With the holidays in full swing and less than one week remaining in 2022, we wanted to pass along a few compensation income tax related stocking stuffer reminders in connection with the year-end for which companies and/or individuals may want to consult about with their advisors (and in particular to see if they should take any actions before 2023). For simplicity, this blog assumes that the calendar year is the income tax year for both service providers and service recipients.Continue Reading 2022 Year-End – A Few Executive Compensation Income Tax Reminders
On Friday, December 15, 2017, Congress put forth a final version of the Tax Cuts and Jobs Act, which would signify the largest piece of tax legislation in over thirty years if signed into law. Early in the morning on December 20, the Senate voted to pass the bill, and the House later approved it on the same day. The bill is on its way to President Trump’s desk, and most expect the bill to be signed into law when he receives the package just in time for Christmas. So what does this mean from an executive compensation standpoint?
Continue Reading The President Receives an Early Christmas Present: Congress Approves Landmark Tax Bill – What Will this Mean for Executive Compensation?
As an update to our previous blog post entitled, Senate Stays Up Late to Approve Tax Bill, dated December 5, 2017, the Senate and the House appear to have come to an agreement on the final version of the tax bill that will be voted on by Congress. While nothing official has been stated or released regarding the final bill, word from the latest news outlets revolves mostly around changes to corporate and individual tax rates. One interesting thing to note is that the current agreement would allegedly repeal the corporate alternative minimum tax, which was reflected in the Senate’s final version of their bill. For a review of the differences regarding executive compensation matters between the Senate and House versions of the bills, please refer to our original blog posts entitled Thanksgiving Tax Frenzy – New Tax Bill Proposes Executive Compensation Changes That Could Derail Deferred Compensation and Stock Options on November 14 and Startups Have Much To Be Thankful For – Senate Amendments to New Tax Bill Remove Deferred Compensation and Stock Options from Endangered Species List on November 16.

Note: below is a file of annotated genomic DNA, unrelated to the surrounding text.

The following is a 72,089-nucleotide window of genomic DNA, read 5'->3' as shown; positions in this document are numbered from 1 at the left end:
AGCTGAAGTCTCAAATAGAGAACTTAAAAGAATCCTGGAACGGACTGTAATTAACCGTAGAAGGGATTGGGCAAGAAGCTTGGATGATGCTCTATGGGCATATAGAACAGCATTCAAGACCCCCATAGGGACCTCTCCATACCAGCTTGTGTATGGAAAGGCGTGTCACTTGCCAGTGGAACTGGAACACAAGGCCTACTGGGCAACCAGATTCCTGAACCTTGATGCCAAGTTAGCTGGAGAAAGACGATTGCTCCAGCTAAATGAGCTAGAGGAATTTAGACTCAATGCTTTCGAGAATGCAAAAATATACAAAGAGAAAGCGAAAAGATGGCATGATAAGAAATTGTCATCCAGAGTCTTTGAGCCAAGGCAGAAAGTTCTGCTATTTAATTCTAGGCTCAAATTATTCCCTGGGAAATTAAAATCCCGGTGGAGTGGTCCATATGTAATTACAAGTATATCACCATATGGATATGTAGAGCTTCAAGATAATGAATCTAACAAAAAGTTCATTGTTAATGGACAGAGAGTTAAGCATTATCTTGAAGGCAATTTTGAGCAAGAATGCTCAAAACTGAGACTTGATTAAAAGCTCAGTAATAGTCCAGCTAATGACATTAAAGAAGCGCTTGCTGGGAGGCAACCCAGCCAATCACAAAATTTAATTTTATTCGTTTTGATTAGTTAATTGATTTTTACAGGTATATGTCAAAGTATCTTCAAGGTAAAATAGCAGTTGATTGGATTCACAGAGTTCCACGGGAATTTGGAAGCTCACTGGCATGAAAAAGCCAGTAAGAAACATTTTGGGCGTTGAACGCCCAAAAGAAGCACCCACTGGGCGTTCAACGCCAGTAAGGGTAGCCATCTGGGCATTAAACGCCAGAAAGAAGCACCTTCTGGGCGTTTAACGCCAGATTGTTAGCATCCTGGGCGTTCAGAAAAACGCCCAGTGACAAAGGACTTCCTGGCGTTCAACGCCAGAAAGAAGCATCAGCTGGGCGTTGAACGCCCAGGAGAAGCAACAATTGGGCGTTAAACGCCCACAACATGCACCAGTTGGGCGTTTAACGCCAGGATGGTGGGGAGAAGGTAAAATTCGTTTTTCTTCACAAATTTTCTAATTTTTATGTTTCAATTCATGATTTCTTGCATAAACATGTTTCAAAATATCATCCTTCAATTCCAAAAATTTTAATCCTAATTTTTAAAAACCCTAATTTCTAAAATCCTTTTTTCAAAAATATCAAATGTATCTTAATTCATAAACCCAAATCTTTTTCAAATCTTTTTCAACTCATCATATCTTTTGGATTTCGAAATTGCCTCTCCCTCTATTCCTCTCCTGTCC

Continue Reading Congressional Republicans Reach a Deal on Tax Bill
Early in the morning on Saturday, December 2, 2017 (it was nearly 2 AM Eastern!), the Senate voted 51-49, drawn mostly along party lines, to pass its version of the tax reform bill described in our previous blog posts Thanksgiving Tax Frenzy – New Tax Bill Proposes Executive Compensation Changes That Could Derail Deferred Compensation and Stock Options on November 14 and Startups Have Much To Be Thankful For – Senate Amendments to New Tax Bill Remove Deferred Compensation and Stock Options from Endangered Species List on November 16. Members of the Senate had only a few hours to review what was deemed to be the final version of the Senate’s bill (which, interestingly, had edits hand-written in the margins), before the vote was held. Should the Tax Cuts and Jobs Act become law, it would represent the largest reform of the Internal Revenue Code since 1986.
Continue Reading Senate Stays Up Late to Approve Tax Bill